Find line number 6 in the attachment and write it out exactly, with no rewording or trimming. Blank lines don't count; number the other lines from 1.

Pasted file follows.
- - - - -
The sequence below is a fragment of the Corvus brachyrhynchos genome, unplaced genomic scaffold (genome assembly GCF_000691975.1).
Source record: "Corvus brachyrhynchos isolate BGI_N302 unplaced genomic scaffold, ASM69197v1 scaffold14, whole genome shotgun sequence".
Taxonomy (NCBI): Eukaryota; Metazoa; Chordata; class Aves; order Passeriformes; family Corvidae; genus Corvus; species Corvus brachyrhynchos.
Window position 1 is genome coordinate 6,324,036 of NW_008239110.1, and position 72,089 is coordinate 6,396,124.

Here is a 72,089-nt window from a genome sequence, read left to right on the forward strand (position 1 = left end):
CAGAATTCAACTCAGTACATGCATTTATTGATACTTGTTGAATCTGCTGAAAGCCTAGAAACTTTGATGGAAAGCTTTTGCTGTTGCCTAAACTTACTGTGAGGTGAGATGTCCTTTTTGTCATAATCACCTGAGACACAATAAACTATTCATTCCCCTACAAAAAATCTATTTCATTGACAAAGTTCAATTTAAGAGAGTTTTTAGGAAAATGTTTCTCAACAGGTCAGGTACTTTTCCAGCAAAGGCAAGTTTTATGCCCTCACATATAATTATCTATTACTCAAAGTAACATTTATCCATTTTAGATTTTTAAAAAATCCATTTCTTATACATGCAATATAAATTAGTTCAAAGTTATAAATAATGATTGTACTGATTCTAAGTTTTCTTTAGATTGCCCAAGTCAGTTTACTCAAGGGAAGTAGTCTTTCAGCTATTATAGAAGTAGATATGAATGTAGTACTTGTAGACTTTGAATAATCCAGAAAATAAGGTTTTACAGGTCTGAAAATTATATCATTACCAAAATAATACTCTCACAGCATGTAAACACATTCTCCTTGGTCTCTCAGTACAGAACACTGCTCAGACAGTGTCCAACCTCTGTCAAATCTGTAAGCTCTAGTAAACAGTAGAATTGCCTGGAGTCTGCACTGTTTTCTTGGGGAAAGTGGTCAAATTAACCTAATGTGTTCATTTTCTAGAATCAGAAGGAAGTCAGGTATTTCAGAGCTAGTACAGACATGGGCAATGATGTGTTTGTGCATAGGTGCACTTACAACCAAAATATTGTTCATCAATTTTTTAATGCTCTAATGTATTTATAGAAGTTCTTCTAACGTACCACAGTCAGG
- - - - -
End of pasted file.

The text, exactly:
CAGAATTCAACTCAGTACATGCATTTATTGATACTTGTTGAATCTGCTGAAAGCCTAGAAACTTTGATGGAAAGCTTTTGCTGTTGCCTAAACTTACTGTGAGGTGAGATGTCCTTTTTGTCATAATCACCTGAGACACAATAAACTATTCATTCCCCTACAAAAAATCTATTTCATTGACAAAGTTCAATTTAAGAGAGTTTTTAGGAAAATGTTTCTCAACAGGTCAGGTACTTTTCCAGCAAAGGCAAGTTTTATGCCCTCACATATAATTATCTATTACTCAAAGTAACATTTATCCATTTTAGATTTTTAAAAAATCCATTTCTTATACATGCAATATAAATTAGTTCAAAGTTATAAATAATGATTGTACTGATTCTAAGTTTTCTTTAGATTGCCCAAGTCAGTTTACTCAAGGGAAGTAGTCTTTCAGCTATTATAGAAGTAGATATGAATGTAGTACTTGTAGACTTTGAATAATCCAGAAAATAAGGTTTTACAGGTCTGAAAATTATATCATTACCAAAATAATACTCTCACAGCATGTAAACACATTCTCCTTGGTCTCTCAGTACAGAACACTGCTCAGACAGTGTCCAACCTCTGTCAAATCTGTAAGCTCTAGTAAACAGTAGAATTGCCTGGAGTCTGCACTGTTTTCTTGGGGAAAGTGGTCAAATTAACCTAATGTGTTCATTTTCTAGAATCAGAAGGAAGTCAGGTATTTCAGAGCTAGTACAGACATGGGCAATGATGTGTTTGTGCATAGGTGCACTTACAACCAAAATATTGTTCATCAATTTTTTAATGCTCTAATGTATTTATAGAAGTTCTTCTAACGTACCACAGTCAGG